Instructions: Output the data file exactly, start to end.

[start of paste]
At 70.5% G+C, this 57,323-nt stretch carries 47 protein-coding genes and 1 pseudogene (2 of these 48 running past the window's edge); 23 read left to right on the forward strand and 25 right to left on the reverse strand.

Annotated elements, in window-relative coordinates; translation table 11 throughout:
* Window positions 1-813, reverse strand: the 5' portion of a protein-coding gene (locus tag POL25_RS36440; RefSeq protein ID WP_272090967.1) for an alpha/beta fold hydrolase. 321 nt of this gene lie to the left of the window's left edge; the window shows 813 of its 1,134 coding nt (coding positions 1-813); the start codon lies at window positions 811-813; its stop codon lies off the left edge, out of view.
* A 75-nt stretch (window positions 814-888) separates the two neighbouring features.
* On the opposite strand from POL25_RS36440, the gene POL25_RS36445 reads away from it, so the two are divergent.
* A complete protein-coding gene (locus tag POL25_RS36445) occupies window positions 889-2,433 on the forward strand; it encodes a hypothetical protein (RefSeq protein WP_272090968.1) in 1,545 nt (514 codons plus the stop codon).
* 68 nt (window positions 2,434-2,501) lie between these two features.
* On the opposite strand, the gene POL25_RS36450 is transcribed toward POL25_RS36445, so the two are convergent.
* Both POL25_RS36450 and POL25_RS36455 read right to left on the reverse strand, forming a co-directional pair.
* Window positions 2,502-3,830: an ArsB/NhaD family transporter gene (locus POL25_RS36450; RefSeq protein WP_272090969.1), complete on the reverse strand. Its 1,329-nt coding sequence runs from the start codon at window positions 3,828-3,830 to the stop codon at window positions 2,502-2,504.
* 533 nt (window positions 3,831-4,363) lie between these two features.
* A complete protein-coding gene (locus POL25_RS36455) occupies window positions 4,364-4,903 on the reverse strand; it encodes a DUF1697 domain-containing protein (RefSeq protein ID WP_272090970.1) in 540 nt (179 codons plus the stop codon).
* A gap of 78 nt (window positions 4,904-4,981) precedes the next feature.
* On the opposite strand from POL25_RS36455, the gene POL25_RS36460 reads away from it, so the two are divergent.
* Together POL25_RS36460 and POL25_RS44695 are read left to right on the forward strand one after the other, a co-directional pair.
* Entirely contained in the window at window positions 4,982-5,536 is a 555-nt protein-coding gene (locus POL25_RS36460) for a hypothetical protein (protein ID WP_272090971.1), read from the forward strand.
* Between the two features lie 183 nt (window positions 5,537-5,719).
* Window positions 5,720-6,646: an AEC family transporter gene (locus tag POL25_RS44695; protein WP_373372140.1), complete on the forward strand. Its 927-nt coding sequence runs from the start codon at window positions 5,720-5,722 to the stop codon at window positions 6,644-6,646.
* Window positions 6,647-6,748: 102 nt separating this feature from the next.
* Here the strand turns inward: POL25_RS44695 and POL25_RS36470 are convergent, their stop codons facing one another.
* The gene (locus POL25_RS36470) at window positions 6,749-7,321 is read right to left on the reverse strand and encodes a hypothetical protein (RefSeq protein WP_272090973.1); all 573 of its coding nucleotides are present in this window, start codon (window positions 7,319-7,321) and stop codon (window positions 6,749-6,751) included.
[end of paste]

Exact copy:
At 70.5% G+C, this 57,323-nt stretch carries 47 protein-coding genes and 1 pseudogene (2 of these 48 running past the window's edge); 23 read left to right on the forward strand and 25 right to left on the reverse strand.

Annotated elements, in window-relative coordinates; translation table 11 throughout:
* Window positions 1-813, reverse strand: the 5' portion of a protein-coding gene (locus tag POL25_RS36440; RefSeq protein ID WP_272090967.1) for an alpha/beta fold hydrolase. 321 nt of this gene lie to the left of the window's left edge; the window shows 813 of its 1,134 coding nt (coding positions 1-813); the start codon lies at window positions 811-813; its stop codon lies off the left edge, out of view.
* A 75-nt stretch (window positions 814-888) separates the two neighbouring features.
* On the opposite strand from POL25_RS36440, the gene POL25_RS36445 reads away from it, so the two are divergent.
* A complete protein-coding gene (locus tag POL25_RS36445) occupies window positions 889-2,433 on the forward strand; it encodes a hypothetical protein (RefSeq protein WP_272090968.1) in 1,545 nt (514 codons plus the stop codon).
* 68 nt (window positions 2,434-2,501) lie between these two features.
* On the opposite strand, the gene POL25_RS36450 is transcribed toward POL25_RS36445, so the two are convergent.
* Both POL25_RS36450 and POL25_RS36455 read right to left on the reverse strand, forming a co-directional pair.
* Window positions 2,502-3,830: an ArsB/NhaD family transporter gene (locus POL25_RS36450; RefSeq protein WP_272090969.1), complete on the reverse strand. Its 1,329-nt coding sequence runs from the start codon at window positions 3,828-3,830 to the stop codon at window positions 2,502-2,504.
* 533 nt (window positions 3,831-4,363) lie between these two features.
* A complete protein-coding gene (locus POL25_RS36455) occupies window positions 4,364-4,903 on the reverse strand; it encodes a DUF1697 domain-containing protein (RefSeq protein ID WP_272090970.1) in 540 nt (179 codons plus the stop codon).
* A gap of 78 nt (window positions 4,904-4,981) precedes the next feature.
* On the opposite strand from POL25_RS36455, the gene POL25_RS36460 reads away from it, so the two are divergent.
* Together POL25_RS36460 and POL25_RS44695 are read left to right on the forward strand one after the other, a co-directional pair.
* Entirely contained in the window at window positions 4,982-5,536 is a 555-nt protein-coding gene (locus POL25_RS36460) for a hypothetical protein (protein ID WP_272090971.1), read from the forward strand.
* Between the two features lie 183 nt (window positions 5,537-5,719).
* Window positions 5,720-6,646: an AEC family transporter gene (locus tag POL25_RS44695; protein WP_373372140.1), complete on the forward strand. Its 927-nt coding sequence runs from the start codon at window positions 5,720-5,722 to the stop codon at window positions 6,644-6,646.
* Window positions 6,647-6,748: 102 nt separating this feature from the next.
* Here the strand turns inward: POL25_RS44695 and POL25_RS36470 are convergent, their stop codons facing one another.
* The gene (locus POL25_RS36470) at window positions 6,749-7,321 is read right to left on the reverse strand and encodes a hypothetical protein (RefSeq protein WP_272090973.1); all 573 of its coding nucleotides are present in this window, start codon (window positions 7,319-7,321) and stop codon (window positions 6,749-6,751) included.